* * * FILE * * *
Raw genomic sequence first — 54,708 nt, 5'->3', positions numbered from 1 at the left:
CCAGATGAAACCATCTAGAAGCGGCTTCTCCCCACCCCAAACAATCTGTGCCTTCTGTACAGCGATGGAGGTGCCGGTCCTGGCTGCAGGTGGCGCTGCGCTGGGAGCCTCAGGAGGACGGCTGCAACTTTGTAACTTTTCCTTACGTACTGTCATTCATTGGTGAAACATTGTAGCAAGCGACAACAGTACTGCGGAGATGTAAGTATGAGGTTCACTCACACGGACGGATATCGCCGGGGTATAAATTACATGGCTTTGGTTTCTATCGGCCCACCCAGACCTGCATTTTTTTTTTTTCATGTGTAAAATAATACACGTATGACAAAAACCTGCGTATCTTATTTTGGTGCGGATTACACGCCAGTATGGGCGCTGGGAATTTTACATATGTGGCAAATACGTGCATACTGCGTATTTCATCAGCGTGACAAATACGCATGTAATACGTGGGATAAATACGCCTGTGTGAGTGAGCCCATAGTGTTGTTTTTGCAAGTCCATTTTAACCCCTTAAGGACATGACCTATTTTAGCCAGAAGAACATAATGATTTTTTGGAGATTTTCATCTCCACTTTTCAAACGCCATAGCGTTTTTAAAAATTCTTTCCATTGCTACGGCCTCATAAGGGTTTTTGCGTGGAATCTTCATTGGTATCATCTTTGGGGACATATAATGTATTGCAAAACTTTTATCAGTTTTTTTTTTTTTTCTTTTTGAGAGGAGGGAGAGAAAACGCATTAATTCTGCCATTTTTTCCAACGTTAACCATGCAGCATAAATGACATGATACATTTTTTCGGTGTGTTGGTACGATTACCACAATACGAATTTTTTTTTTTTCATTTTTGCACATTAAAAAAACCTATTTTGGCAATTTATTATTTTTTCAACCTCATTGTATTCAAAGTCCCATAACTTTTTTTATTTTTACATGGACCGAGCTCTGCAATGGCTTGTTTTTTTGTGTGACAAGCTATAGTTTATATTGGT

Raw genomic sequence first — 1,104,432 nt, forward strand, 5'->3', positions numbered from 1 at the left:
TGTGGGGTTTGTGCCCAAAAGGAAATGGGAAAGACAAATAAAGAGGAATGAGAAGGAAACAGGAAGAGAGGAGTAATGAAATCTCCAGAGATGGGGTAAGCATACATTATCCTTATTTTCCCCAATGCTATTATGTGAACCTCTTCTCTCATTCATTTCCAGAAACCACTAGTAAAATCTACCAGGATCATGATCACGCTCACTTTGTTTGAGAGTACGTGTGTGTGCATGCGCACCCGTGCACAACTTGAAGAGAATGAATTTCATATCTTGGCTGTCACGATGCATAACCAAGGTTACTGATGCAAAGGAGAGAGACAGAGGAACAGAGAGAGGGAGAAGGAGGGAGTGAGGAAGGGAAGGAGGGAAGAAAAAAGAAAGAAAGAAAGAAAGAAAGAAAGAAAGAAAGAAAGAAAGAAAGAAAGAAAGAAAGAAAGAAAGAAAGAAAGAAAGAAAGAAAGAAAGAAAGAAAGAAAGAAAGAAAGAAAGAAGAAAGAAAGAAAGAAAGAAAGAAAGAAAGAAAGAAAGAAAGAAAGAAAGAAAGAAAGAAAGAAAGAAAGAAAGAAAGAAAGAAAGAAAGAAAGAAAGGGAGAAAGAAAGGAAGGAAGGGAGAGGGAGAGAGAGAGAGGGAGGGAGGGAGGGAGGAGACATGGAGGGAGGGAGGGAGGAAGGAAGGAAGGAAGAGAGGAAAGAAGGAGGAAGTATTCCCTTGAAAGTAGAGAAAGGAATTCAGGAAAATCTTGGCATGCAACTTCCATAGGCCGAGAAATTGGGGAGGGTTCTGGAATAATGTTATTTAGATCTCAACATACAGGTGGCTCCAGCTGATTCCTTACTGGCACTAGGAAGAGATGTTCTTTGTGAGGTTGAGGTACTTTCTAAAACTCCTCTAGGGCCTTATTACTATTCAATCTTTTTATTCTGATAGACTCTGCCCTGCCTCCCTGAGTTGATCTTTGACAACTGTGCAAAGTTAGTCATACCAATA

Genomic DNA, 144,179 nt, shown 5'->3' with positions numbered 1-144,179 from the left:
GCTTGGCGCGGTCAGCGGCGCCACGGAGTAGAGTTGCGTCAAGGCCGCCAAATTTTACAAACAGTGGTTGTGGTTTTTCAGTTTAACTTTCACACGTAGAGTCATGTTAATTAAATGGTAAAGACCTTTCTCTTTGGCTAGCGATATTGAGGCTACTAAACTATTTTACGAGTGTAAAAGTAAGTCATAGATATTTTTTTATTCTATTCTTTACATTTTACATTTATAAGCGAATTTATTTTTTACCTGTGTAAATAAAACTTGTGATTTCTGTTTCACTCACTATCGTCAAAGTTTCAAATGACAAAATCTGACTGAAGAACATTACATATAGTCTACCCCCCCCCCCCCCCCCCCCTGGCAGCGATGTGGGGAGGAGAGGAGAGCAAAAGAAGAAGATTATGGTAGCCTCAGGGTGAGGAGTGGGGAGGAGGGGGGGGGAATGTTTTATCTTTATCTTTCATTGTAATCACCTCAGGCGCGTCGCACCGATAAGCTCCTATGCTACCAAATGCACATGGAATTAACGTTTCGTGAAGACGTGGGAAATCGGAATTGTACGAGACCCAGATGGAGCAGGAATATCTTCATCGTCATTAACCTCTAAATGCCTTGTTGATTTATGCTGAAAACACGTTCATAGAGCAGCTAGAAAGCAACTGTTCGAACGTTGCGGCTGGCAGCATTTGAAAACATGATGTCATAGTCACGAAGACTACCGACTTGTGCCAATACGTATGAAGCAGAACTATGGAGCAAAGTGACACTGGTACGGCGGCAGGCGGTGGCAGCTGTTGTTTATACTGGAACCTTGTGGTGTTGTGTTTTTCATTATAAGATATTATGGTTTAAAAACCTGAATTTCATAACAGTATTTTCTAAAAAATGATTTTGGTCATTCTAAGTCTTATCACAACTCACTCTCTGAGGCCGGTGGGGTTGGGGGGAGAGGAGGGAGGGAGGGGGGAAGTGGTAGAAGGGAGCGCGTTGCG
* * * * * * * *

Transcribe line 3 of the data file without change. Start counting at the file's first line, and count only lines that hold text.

Raw genomic sequence first — 1,104,432 nt, forward strand, 5'->3', positions numbered from 1 at the left: